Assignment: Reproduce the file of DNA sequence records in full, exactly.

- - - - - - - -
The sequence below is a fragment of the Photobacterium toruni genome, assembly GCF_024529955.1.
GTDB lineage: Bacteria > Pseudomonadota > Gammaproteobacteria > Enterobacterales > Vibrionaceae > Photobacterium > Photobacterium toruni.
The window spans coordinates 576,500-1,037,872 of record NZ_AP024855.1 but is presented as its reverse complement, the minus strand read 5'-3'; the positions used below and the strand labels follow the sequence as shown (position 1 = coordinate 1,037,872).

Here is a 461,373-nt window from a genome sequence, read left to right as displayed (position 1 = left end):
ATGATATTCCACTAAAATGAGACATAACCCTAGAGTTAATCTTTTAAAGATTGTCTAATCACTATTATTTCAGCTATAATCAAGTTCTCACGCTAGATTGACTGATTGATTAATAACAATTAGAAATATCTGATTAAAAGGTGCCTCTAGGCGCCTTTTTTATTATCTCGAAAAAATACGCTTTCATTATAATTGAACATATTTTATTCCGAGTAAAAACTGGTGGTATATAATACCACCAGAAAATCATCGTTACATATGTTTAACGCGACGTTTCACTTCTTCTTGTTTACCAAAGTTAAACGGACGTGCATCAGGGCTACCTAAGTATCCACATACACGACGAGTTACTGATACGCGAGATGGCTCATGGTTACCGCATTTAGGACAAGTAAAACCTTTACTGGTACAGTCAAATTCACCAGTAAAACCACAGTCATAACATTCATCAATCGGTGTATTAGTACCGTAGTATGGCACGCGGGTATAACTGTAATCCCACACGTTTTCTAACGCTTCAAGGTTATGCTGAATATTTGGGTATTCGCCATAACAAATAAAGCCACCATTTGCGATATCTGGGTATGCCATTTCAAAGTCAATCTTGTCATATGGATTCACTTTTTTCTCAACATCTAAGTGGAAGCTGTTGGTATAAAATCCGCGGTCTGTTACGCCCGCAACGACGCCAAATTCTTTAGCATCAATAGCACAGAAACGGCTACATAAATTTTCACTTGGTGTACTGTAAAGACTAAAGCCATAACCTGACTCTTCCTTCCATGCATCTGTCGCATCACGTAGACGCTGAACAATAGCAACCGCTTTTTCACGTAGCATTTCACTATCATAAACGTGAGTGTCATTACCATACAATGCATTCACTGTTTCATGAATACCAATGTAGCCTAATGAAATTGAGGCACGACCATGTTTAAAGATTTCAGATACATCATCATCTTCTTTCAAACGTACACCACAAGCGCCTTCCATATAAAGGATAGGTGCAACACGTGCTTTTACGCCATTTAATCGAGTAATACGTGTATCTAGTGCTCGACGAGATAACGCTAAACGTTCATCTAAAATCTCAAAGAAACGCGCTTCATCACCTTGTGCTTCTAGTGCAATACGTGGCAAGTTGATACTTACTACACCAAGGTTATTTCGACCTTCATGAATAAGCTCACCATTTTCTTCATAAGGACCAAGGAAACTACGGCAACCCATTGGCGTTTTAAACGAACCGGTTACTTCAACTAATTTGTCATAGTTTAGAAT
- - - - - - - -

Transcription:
The sequence below is a fragment of the Photobacterium toruni genome, assembly GCF_024529955.1.
GTDB lineage: Bacteria > Pseudomonadota > Gammaproteobacteria > Enterobacterales > Vibrionaceae > Photobacterium > Photobacterium toruni.
The window spans coordinates 576,500-1,037,872 of record NZ_AP024855.1 but is presented as its reverse complement, the minus strand read 5'-3'; the positions used below and the strand labels follow the sequence as shown (position 1 = coordinate 1,037,872).

Here is a 461,373-nt window from a genome sequence, read left to right as displayed (position 1 = left end):
ATGATATTCCACTAAAATGAGACATAACCCTAGAGTTAATCTTTTAAAGATTGTCTAATCACTATTATTTCAGCTATAATCAAGTTCTCACGCTAGATTGACTGATTGATTAATAACAATTAGAAATATCTGATTAAAAGGTGCCTCTAGGCGCCTTTTTTATTATCTCGAAAAAATACGCTTTCATTATAATTGAACATATTTTATTCCGAGTAAAAACTGGTGGTATATAATACCACCAGAAAATCATCGTTACATATGTTTAACGCGACGTTTCACTTCTTCTTGTTTACCAAAGTTAAACGGACGTGCATCAGGGCTACCTAAGTATCCACATACACGACGAGTTACTGATACGCGAGATGGCTCATGGTTACCGCATTTAGGACAAGTAAAACCTTTACTGGTACAGTCAAATTCACCAGTAAAACCACAGTCATAACATTCATCAATCGGTGTATTAGTACCGTAGTATGGCACGCGGGTATAACTGTAATCCCACACGTTTTCTAACGCTTCAAGGTTATGCTGAATATTTGGGTATTCGCCATAACAAATAAAGCCACCATTTGCGATATCTGGGTATGCCATTTCAAAGTCAATCTTGTCATATGGATTCACTTTTTTCTCAACATCTAAGTGGAAGCTGTTGGTATAAAATCCGCGGTCTGTTACGCCCGCAACGACGCCAAATTCTTTAGCATCAATAGCACAGAAACGGCTACATAAATTTTCACTTGGTGTACTGTAAAGACTAAAGCCATAACCTGACTCTTCCTTCCATGCATCTGTCGCATCACGTAGACGCTGAACAATAGCAACCGCTTTTTCACGTAGCATTTCACTATCATAAACGTGAGTGTCATTACCATACAATGCATTCACTGTTTCATGAATACCAATGTAGCCTAATGAAATTGAGGCACGACCATGTTTAAAGATTTCAGATACATCATCATCTTCTTTCAAACGTACACCACAAGCGCCTTCCATATAAAGGATAGGTGCAACACGTGCTTTTACGCCATTTAATCGAGTAATACGTGTATCTAGTGCTCGACGAGATAACGCTAAACGTTCATCTAAAATCTCAAAGAAACGCGCTTCATCACCTTGTGCTTCTAGTGCAATACGTGGCAAGTTGATACTTACTACACCAAGGTTATTTCGACCTTCATGAATAAGCTCACCATTTTCTTCATAAGGACCAAGGAAACTACGGCAACCCATTGGCGTTTTAAACGAACCGGTTACTTCAACTAATTTGTCATAGTTTAGAAT